Can you connect solar panels to an inverter without a solar battery backup system? Absolutely you can. A solar battery backup is not required to connect your home to a solar array with an inverter.
What You Need to Know About Connecting Solar Panels to an Inverter Without a Battery Backup System
You should know the different configurations for Solar Arrays so that you can choose the one the best fits your energy needs. You will also need to know what kind of inverter is the correct one.
Finally, it would help if you also understood how much energy your home or business requires during peak times of the year.
To be frank, You don’t need a solar battery backup system, but you do need an alternative energy source.
Here are some of the major points we’ll be covering, and I’ve got more you’ll need to know;
- Solar power types with/without batteries
- When batteries are not needed for solar
- What batteryless solar is right for you
What Types of Solar Array Configurations Are There?
There are three general types of solar array configurations, They include:
- Grid-Tied — solar arrays remain connected to the utility’s electrical grid.
- Off-Grid — solar arrays Are on their own as there is no connection to the utility’s electrical grid.
- Hybrid — solar arrays are connected to the utility’s electrical grid and have a solar battery backup system in place.
Why Are Solar Batteries Important for a Solar Array?
The reality is that solar batteries are not always essential. Much of how you answer this question comes down to how your home or business uses energy.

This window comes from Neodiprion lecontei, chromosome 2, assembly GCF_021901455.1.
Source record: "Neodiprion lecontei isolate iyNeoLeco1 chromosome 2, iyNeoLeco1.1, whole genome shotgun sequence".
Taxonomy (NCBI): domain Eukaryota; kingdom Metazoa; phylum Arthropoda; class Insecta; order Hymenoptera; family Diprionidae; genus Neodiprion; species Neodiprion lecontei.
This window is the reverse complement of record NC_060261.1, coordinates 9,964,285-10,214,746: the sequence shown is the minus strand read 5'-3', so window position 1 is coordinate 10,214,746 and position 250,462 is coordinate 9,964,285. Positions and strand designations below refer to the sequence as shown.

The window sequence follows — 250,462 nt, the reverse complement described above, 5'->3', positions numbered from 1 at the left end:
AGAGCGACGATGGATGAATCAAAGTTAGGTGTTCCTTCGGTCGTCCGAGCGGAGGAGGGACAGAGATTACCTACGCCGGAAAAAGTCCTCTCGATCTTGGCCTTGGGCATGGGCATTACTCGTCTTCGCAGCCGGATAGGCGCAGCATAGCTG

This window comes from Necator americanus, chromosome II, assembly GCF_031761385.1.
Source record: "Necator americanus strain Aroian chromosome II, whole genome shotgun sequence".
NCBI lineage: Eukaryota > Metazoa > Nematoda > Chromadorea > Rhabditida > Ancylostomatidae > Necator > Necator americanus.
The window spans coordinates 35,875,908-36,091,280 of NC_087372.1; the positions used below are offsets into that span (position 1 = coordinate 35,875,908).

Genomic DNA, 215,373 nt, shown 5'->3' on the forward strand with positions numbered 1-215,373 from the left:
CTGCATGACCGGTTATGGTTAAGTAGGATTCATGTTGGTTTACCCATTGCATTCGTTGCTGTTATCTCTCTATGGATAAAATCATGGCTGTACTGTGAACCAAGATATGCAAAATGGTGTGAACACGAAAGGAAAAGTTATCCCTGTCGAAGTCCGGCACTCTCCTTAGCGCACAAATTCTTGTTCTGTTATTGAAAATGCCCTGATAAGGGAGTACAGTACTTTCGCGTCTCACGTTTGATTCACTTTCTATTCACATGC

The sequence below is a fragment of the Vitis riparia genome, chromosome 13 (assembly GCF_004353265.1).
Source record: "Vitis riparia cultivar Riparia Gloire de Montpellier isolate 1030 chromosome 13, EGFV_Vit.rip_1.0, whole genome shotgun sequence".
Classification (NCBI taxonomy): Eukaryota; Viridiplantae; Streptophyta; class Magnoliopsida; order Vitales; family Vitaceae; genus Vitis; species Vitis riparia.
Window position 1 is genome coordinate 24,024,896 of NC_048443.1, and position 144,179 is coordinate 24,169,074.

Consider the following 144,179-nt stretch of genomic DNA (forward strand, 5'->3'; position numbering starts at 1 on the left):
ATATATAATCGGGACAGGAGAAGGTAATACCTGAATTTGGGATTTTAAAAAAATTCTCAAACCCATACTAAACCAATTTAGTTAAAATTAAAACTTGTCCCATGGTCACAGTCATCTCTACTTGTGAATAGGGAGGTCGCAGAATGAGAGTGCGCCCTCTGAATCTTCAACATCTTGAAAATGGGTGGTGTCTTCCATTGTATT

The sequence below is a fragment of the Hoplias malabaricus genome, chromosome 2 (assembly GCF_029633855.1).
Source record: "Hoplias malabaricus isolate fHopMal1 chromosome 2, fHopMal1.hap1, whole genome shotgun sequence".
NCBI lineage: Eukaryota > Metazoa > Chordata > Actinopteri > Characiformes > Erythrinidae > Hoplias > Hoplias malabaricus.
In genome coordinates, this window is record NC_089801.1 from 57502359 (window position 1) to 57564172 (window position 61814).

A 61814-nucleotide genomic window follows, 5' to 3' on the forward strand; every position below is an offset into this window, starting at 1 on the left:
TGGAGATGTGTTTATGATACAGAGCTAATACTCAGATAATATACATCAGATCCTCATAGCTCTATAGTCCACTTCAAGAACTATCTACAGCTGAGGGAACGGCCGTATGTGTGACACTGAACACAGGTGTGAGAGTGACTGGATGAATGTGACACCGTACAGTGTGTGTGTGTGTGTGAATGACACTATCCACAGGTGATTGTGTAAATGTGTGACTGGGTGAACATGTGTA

Solar batteries provide backup electricity when your solar array is not producing energy or not producing enough energy. Cloudy days are an example of when an array makes less energy.
When the sun is down, the solar array stops producing energy. Solar batteries would supply power until the sun came up and the array begins to produce energy.
They also provide energy when your home or business consumes more energy than the solar array is making.
When Do You Not Need Solar Batteries?
You don’t need a solar battery backup if your home or business is Grid-tied. The grid will provide energy that you need when the solar array is not providing enough power, such as during the night.
You don’t need a solar battery backup system when you are off-grid; however, when the sun goes down, energy flow stops. Without a battery backup in an off-grid situation, you’d go to bed at sunset and get up when it rises.
Therefore, for most off-grid solar arrays, a battery backup is essential.
Why Does A Hybrid Solar Array Have Battery Backups and A Grid Connection?
A few reasons why a hybrid solar array has both a battery backup and a grid connection include:
- Grid Failure — is when that power grids do go down. Most of the state of Texas can testify to that.
- Save Money — This is another reason homeowners or business owners want to save as much money as possible. They do that by storing excess energy in the battery system and then using it when the solar array is not producing enough electricity. They rely on the grid only when it is necessary.
A hybrid system is one of the best ways to ensure higher control over energy production and usage. But what happens when the grid fails? Homes go without electricity.
That is what happened in Texas during one of the coldest times of the year — No heat, not power to run electric stoves, no electronics, and people died.
What Type of Solar Array Is Best?
Each of the three types of solar array configuration we discuss is strengths and weaknesses. A grid-tied system is probably the least expensive of the three formats. That is because solar batteries are costly.